Gemma Alexander – South Cliff Gardens Community Engagement Officer
Finding the time to escape into a book is for many of us one of life’s great pleasures. Books take us on journeys to faraway lands and alien landscapes, they allow us to peer back into history and project into the future, they help us make sense of the world we live in and allow us to dream of other realities.
The Victorians were great champions of the virtue of reading but perhaps not for the reasons we would immediately guess. Far from being a form of art reserved for the middle and upper classes they attempted to use the encouragement of reading as a form of social control, a way of instilling moral values in the working classes and of grounding them with an understanding of their place in a hierarchical society.
But the appreciation of literature across the social divide would lead to perhaps unforeseen social change. Writers like Charles Dickens and William Blake used their work to shine a highly critical spotlight on the inequalities of Victorian society as did the female authors finally establishing a voice in an extremely patriarchal social order, though often forced into using male pseudonyms to achieve publication. Amongst them was Yorkshire author Charlotte Bronte who’s second novel “Shirley”, published under the masculine name Currer Bell, was set in the Yorkshire textile industry.
Along with her sisters Emily and Anne, Charlotte was a known visitor to Scarborough though of the three siblings the youngest and arguably least well know Anne had the closet links to the town which would also become her final resting place. For several years Anne visited annually with the Robinson family for whom she was governess.
Whilst she is said to have loved Scarborough and included references to the town in both of her novels, Agnes Grey and The Tenant of Wildfell Hall the wording of her poem The Bluebell most strongly suggests that she may also have been a visitor to South Cliff.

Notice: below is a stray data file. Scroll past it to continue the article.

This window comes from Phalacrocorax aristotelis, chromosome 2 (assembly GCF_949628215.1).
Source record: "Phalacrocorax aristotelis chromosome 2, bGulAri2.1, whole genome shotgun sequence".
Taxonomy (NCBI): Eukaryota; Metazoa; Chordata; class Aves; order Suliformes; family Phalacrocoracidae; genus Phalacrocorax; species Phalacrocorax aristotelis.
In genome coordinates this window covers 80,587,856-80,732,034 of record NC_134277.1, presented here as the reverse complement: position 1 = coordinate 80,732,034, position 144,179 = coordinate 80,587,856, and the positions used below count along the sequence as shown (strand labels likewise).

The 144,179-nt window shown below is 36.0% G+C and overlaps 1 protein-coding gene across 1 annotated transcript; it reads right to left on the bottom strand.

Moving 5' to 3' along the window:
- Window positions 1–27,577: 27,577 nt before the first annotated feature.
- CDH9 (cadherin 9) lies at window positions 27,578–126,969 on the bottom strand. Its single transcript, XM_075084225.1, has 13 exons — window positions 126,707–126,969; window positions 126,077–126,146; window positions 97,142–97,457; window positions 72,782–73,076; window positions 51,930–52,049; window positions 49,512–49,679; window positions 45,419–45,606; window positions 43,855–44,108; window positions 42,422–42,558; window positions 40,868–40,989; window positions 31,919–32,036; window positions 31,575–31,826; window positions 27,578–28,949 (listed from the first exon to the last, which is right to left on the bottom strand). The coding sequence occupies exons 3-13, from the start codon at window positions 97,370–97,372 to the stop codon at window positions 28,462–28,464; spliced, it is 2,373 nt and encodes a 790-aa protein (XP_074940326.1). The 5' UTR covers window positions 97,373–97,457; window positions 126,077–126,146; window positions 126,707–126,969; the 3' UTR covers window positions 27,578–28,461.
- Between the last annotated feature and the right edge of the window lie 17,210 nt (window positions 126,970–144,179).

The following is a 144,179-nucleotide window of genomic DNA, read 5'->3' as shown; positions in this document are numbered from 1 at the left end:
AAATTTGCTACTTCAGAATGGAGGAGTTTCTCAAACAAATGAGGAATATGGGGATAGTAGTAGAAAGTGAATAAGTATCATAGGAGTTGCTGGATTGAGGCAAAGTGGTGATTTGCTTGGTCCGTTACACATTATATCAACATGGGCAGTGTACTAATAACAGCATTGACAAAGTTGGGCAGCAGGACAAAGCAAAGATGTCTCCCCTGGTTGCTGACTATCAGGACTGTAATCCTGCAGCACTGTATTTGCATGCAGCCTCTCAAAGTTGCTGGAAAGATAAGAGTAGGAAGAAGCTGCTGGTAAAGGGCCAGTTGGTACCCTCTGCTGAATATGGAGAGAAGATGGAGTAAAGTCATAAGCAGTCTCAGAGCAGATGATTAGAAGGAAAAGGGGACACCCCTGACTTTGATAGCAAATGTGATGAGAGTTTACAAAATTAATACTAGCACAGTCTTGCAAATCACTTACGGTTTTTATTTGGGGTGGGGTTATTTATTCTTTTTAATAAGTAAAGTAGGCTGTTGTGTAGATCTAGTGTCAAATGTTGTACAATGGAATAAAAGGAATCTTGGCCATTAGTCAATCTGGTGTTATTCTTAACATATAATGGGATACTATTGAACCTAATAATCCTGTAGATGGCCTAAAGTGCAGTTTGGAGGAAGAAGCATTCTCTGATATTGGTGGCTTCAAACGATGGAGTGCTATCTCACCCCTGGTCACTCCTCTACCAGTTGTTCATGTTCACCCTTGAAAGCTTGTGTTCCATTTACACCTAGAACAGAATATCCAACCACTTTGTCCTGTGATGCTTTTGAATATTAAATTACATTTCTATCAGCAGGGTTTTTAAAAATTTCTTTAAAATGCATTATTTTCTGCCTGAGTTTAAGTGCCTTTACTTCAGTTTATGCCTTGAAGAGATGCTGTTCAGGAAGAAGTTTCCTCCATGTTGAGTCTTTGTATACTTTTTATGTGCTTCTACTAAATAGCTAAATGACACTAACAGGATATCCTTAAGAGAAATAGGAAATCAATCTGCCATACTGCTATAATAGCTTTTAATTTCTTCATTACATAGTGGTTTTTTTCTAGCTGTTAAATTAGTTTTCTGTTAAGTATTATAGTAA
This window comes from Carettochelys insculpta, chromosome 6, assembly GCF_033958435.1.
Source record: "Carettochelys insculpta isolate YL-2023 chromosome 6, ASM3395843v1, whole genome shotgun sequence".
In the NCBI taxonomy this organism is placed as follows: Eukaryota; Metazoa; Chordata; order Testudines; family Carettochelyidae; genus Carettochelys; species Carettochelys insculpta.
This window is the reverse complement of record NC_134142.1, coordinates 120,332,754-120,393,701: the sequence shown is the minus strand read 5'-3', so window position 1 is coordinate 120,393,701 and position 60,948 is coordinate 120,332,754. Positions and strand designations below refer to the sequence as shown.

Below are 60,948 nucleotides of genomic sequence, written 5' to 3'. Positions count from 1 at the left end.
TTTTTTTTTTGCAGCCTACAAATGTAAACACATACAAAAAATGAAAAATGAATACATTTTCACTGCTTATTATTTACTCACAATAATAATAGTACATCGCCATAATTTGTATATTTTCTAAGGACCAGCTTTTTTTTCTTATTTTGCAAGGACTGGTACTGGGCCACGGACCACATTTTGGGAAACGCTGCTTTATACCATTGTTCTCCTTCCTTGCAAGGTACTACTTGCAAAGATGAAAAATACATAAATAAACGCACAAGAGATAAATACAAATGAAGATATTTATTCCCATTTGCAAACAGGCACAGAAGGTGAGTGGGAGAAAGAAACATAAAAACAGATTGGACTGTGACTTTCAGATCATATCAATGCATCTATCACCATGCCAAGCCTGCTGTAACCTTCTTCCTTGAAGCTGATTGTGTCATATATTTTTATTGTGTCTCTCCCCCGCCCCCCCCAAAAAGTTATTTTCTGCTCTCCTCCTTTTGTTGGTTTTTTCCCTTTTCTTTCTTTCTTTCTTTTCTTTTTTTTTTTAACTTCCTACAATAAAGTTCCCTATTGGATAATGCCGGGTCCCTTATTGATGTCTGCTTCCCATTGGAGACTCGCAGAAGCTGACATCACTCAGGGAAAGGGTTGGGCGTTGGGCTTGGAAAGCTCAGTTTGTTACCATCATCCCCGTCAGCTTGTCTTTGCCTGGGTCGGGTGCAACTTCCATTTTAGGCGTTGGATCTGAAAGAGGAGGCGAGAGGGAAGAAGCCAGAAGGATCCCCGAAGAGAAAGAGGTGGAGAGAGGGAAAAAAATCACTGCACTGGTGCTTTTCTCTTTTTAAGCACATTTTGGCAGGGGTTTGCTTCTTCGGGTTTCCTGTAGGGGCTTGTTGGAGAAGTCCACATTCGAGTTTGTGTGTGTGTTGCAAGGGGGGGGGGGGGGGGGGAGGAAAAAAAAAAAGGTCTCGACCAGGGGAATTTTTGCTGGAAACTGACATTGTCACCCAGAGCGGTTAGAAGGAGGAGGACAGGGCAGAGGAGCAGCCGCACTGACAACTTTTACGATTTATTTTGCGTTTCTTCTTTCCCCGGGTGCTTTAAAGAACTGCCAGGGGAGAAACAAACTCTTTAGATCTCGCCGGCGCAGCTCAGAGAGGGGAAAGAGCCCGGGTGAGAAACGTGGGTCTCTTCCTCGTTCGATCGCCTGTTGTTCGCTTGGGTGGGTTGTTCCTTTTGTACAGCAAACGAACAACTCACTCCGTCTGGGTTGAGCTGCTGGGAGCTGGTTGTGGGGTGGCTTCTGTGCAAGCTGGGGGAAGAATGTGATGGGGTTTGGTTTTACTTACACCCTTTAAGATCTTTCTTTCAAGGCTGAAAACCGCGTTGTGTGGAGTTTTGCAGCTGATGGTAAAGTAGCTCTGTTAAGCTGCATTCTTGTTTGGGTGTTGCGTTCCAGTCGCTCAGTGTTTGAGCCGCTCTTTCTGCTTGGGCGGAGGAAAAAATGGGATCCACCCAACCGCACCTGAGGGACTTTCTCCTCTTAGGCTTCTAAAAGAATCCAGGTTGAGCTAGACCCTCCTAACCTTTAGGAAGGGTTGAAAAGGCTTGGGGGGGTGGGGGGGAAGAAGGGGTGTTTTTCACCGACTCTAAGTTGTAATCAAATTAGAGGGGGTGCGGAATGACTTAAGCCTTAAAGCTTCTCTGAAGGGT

All carelessly I strayed,
Between two banks where smiling flowers
Their varied hues displayed.
Before me rose a lofty hill,
Behind me lay the sea,
My heart was not so heavy then
As it was wont to be
Some literary historians believe Anna is describing a walk somewhere amidst the gardens due to the description of a large hill with sea behind it whilst other believe she is referring to Olive’s Mount. Either way it’s a bitter sweet poem in which Anne uses flowers as a mechanism to reflect on the loss of childhood and its freedoms. Sadly her adulthood was short lived and she died at the age of just 29.
Gardens are a recurring theme in literature. The classic children’s story The Secret Garden by Frances Hodgson Burnett, also a Yorkshire author, explores the healing and restorative power of gardens as a number of children’s and adult’s lives are transformed by the reclamation of a lost garden. The book is a beautiful celebration of the positive influence time spent in nature can have on our lives.
However not all fictional gardens are what they seem and some may contain surprises. In Tom’s Midnight Garden when the grandfather clock strikes 13 Tom is magically transported from his gardenless flat to an enchanting Victorian era garden. Alice ends up in Wonderland thanks to an enticing garden and there’s heady and mischievous magic at play amongst the flower beds in Shakespeare’s A Midsummer Night’s Dream.
Magical creatures can often be found in gardens as anyone who has posted a letter to the fairies in the Shuttleworth Garden can attest to! They may even teach us something as with Cicely Mary Baker’s Flower Fairy’s series where each fairy is named after a flower and accompanied by a botanically accurate illustration, enchanting generations of children whilst simultaneously educating them.
On the subject of magical creatures this summer as part of our digital family program we welcome some very special visitors to South Cliff as a little creature called Marigold and her friends have an exciting race around the gardens in a brand new story written and narrated by Lee Threadgold. You can find out more by visiting the website of our friends at Animated Objects.
There is also still plenty of time to take part in our wonderful collaboration with arts charity Invisible Dust and artists Feral Practice and Rob Mackay as they invite families on a bug detecting adventure that can be enjoyed anywhere outdoors, there is also the chance to take part in a fantastic contest to win a very special prize. You can find out all you need to get involved on their website.
And that’s not all, going back to books, in August we will also be holding a week long digital family book festival where you will find storytelling, activities and challenges for all ages to enjoy, keep an eye on our social media for more details.